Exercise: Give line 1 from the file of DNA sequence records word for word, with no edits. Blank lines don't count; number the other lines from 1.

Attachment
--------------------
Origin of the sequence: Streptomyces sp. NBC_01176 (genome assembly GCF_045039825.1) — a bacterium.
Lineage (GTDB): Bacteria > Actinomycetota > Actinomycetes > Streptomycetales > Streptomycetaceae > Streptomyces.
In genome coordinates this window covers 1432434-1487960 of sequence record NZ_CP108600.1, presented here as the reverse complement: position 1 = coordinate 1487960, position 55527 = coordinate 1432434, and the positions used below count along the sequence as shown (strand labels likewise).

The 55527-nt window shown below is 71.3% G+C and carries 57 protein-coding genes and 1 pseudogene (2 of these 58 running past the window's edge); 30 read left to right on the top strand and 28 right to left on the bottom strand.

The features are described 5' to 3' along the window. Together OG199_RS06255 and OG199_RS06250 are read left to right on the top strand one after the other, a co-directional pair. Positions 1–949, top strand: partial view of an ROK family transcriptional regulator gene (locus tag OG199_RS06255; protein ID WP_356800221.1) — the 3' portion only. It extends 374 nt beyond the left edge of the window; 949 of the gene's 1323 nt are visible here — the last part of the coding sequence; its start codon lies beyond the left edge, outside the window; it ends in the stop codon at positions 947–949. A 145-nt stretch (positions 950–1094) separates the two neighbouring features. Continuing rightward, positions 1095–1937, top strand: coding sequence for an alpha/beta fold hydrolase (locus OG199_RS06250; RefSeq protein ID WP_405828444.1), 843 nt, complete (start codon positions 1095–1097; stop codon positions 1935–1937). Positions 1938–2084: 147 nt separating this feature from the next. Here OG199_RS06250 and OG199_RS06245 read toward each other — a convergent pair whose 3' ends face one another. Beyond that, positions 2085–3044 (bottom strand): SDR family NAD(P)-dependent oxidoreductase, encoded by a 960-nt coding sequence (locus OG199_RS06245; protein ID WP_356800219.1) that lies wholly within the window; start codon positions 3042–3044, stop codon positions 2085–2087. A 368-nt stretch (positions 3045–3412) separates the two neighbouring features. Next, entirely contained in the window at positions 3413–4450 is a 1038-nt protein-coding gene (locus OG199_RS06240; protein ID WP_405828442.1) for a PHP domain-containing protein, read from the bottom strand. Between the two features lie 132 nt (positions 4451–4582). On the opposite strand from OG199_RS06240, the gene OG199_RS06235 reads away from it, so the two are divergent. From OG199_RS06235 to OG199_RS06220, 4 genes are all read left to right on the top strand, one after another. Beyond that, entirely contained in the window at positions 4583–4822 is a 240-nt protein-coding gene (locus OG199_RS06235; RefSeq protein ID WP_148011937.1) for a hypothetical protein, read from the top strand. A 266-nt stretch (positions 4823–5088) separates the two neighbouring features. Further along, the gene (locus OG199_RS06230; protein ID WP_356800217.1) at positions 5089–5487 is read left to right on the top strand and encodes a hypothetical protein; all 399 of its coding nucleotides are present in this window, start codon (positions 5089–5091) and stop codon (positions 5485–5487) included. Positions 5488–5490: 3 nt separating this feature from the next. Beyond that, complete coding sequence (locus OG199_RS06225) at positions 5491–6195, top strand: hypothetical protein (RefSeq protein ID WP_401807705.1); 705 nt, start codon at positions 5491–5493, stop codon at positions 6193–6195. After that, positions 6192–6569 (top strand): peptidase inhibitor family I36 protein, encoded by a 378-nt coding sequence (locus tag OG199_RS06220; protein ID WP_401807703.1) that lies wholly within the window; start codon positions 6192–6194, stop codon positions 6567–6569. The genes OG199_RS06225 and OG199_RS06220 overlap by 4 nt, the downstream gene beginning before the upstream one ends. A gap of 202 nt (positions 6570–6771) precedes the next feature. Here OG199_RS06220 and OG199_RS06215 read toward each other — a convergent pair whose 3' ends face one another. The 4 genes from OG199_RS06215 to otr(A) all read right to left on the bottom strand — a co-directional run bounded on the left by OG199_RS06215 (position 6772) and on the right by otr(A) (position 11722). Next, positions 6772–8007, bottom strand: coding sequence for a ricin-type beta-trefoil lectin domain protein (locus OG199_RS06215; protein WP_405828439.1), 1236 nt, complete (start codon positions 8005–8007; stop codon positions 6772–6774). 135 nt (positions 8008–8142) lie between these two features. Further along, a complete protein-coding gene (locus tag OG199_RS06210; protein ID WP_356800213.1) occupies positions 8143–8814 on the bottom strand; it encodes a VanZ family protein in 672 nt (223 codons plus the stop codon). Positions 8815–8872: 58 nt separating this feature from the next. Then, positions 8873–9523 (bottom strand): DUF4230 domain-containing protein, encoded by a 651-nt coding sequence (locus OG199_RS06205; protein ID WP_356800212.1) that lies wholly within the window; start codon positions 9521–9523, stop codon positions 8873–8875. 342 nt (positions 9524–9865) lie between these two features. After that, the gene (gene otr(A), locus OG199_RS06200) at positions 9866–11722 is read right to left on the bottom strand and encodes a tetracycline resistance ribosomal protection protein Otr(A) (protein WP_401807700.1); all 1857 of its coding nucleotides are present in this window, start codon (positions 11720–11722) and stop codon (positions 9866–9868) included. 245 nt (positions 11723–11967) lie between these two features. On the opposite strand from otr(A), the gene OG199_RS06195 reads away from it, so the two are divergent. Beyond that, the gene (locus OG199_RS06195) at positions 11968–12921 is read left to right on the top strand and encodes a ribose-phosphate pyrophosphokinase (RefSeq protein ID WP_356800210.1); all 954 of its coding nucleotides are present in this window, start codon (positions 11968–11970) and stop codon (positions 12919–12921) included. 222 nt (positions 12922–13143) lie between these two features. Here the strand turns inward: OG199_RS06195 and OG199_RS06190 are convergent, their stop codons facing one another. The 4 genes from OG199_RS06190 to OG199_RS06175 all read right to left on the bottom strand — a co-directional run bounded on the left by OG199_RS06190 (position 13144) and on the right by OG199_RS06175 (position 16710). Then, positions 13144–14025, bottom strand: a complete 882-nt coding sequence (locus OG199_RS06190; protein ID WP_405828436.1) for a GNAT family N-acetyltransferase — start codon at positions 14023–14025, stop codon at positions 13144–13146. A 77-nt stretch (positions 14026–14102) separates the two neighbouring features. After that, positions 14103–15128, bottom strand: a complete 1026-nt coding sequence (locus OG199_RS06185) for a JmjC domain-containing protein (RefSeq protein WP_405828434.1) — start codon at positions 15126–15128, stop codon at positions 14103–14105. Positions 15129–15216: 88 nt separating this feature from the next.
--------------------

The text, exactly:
Origin of the sequence: Streptomyces sp. NBC_01176 (genome assembly GCF_045039825.1) — a bacterium.